Especially important to have a nighttime routine. Kids need wind-down time and sleep, and you need alone quiet time. So spend the hour between 7:00-8:00 PM finishing homework, bath time, and maybe a 30 min movie, or reading before bed (my kids watch Curious George from 7:30-8:00 every night). Then at 8:00 on school nights, (maybe 8:30 for middle school kids) put them to bed. Set a routine around bedtime as well. Sing a song, read a story or say a prayer. Do the same thing every single night. In my house: I sing a song, we say prayers, I lay next to each of them for about five minutes so they can talk one on one about whatever they feel like talking about, then I put on Jim Brickman which is their night time music. They LOVE their routine, and if I ever try to rush or skip any of it they call me out on it! Even my twelve year old son. Make this time a special bonding time with each kid, maybe give each of them a special song that’s just for them.
8. Discipline your kids! Yes it’s hard to be “good cop” and “bad cop” all the time, but do it anyway. Let your kids know that even though it’s just you, there are rules in your home that when broken have consequences. Don’t tolerate disrespect. And ALWAYS follow through with the punishment that you’ve threatened. For example if your kid is throwing a fit and you’ve warned them twice that if they don’t stop they will get “time out,” then they sure as shit better get time out! If you don’t follow through you’ll have no credibility, and since you have no one to back you up at home you’ll lose control of them. So if you’ve said it, follow through. The best discipline and parenting advice out there in my opinion, is the tools and tips on the show Super Nanny. Spend some time on YouTube or wherever you can find episodes so you can get her tips and then apply them faithfully every single day. They have worked for me, and many moms I’ve coached on how to become a better parent and get your kids to be respectful and obedient.
9. RECHARGE. Whenever you get free time, or on the weekends your kids are at their dads, spend that time recharging your spirit and your soul. Workout, go to yoga. Take yourself to breakfast. Read a book. Travel. Spend time with your family and girlfriends. Get your hair and nails done. Relax! Breathe! Get a massage. Clean the house. Whatever it is that sets your “recharge button” do it, as long as it’s positive and healthy (no that doesn’t mean bootycalls!).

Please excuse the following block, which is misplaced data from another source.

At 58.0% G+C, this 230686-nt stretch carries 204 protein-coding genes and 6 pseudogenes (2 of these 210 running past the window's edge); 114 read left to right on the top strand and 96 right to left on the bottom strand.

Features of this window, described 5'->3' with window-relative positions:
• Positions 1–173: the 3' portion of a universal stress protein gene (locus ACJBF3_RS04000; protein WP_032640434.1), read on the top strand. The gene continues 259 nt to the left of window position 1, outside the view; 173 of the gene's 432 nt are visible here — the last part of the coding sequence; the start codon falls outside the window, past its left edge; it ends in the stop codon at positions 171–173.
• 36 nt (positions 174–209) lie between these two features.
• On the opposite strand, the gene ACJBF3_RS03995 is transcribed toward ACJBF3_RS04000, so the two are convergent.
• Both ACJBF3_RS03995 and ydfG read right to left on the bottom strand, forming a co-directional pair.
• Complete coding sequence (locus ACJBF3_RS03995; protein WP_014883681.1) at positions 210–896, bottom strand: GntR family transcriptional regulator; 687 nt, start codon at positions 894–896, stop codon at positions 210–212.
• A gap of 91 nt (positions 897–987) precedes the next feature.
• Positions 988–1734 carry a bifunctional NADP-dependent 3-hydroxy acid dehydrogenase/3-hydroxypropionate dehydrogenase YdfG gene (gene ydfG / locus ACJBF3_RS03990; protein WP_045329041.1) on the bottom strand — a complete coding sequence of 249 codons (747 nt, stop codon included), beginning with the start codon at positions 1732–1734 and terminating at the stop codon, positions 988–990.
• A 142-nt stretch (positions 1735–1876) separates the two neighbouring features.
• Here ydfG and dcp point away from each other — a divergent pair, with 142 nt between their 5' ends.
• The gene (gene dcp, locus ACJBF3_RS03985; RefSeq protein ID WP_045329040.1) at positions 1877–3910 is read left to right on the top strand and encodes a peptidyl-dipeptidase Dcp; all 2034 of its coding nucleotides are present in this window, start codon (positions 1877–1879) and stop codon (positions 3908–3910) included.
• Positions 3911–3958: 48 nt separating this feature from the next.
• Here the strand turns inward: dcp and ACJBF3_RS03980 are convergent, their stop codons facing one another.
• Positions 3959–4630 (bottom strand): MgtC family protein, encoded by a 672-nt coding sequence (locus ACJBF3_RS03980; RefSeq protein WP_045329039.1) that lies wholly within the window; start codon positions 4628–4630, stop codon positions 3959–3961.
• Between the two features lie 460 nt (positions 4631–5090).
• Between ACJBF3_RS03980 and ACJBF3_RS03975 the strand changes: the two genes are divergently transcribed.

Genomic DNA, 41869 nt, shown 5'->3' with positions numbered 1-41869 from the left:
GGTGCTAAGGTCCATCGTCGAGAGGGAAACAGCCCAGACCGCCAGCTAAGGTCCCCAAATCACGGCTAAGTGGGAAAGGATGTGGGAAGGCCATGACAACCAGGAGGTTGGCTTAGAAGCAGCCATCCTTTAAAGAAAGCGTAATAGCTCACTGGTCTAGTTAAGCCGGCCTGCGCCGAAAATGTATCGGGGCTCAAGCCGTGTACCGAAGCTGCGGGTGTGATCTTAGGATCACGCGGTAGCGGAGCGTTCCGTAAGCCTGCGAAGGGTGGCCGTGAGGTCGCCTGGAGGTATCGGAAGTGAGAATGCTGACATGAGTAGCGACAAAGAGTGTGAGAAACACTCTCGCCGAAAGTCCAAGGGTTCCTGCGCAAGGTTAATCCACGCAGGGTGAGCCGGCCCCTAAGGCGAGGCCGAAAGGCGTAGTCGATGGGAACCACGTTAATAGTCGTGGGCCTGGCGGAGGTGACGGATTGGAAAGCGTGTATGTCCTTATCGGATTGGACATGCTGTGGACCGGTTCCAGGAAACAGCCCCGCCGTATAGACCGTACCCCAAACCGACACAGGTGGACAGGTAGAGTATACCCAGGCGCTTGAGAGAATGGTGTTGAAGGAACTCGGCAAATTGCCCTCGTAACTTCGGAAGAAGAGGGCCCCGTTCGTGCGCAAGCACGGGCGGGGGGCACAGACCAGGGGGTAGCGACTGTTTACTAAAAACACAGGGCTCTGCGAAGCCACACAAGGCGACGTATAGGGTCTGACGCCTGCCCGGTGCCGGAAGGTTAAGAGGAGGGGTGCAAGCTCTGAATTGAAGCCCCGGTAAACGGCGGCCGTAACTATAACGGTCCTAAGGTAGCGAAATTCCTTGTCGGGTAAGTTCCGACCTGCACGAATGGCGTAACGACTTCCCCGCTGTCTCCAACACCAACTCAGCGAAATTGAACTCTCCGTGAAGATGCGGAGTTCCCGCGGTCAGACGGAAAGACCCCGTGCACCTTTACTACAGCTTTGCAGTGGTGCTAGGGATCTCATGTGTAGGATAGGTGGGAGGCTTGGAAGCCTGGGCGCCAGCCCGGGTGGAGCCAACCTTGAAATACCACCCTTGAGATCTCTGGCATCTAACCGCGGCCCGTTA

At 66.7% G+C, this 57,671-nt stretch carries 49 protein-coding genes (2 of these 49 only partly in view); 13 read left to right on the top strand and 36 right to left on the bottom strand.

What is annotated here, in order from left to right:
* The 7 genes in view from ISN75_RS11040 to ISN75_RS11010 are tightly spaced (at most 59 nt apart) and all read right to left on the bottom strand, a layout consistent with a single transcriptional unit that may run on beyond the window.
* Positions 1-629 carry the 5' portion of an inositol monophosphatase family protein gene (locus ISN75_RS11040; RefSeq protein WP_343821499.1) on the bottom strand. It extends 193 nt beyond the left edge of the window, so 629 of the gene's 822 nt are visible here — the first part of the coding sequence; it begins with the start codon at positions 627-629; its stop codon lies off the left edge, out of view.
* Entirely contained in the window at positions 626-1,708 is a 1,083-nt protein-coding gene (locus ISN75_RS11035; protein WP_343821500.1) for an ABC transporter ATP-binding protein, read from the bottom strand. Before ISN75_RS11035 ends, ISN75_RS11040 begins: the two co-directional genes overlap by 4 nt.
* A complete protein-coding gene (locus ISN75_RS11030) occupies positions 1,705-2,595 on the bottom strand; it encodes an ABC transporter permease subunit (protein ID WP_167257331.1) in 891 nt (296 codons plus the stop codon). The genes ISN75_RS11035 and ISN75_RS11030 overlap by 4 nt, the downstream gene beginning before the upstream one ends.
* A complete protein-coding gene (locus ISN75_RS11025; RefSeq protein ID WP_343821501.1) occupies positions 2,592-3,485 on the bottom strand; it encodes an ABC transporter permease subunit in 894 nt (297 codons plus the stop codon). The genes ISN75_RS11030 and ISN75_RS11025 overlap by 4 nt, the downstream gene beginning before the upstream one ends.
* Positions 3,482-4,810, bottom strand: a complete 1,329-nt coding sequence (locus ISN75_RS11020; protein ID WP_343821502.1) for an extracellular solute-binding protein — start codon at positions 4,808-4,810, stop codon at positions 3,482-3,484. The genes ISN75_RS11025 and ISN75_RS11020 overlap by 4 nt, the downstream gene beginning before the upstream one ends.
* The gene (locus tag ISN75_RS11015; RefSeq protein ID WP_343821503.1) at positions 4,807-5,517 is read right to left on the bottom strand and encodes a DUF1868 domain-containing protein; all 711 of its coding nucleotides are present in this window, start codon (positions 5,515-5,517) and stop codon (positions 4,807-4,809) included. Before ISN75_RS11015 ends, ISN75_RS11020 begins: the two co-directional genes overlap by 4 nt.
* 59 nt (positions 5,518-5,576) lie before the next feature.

10. Don’t pull the “single mom card.” It’s hard not to, I know. I’ve been guilty of it without even realizing it. But don’t do it. If you want respect, and to be treated like everyone else (instead of people assuming you’re a hot mess), then earn it. The best way is to not put yourself in positions where you need to use it as an excuse for falling short, or not keeping your commitments.
Don’t make financial commitments to ANYONE that you can’t keep. Understand your budget and live within it. If you can’t afford something, don’t be ashamed of that and do it anyway, putting your family in a bad financial position. Instead commit to what you can and turn down what you can’t. You won’t be able to say yes to everything, that’s just the reality. Your kids won’t be able to do everything they want, and you know what? They will be just fine too. That’s life. But if you’ve committed to something then move heaven and earth to make it happen, don’t show up empty handed with excuses. Aint nobody got time for that!
DON’T ASK FOR HANDOUTS! Don’t use the “I’m a single mom” thing to get free shit when you don’t need it (or worse, when you could pay for it). Don’t “hire” a trainer when you can’t afford one. If you’re asking him to train you for free because you’re a single mom, that’s some bullshit! Use common sense. If you can’t afford it, wait till you can.
I know these rules might seem pretty tough, but believe me if you can follow them even most of the time, you and your kids will make it through just fine. It’s difficult, and seems unfair, but it’s not impossible and it’s just the way it goes unfortunately. You don’t have to be perfect; I know I’m not. But set guidelines for yourself and standards. Set expectations that make you the best women and mother you can possibly be. Not the best “single-mom,” but the BEST MOTHER you can be. Just because you’re raising a family by yourself, without help or support, doesn’t mean you’re any less of a mother. It also doesn’t make you a super-hero. It makes you a mom. Doing the very best she can, and giving her family the very best life possible, regardless of the situation she’s in.
Your married friends won’t get your struggle. The people in your life, who’ve never walked in your shoes, can’t begin to understand what your life is like day in and day out. But that’s ok, it’s your life, it’s your family. The best you can do is put a smile on your face, keep your head high, and not make excuses. Be a rock, even when you feel like you’re just made of sand.
Written by Sarah Centrella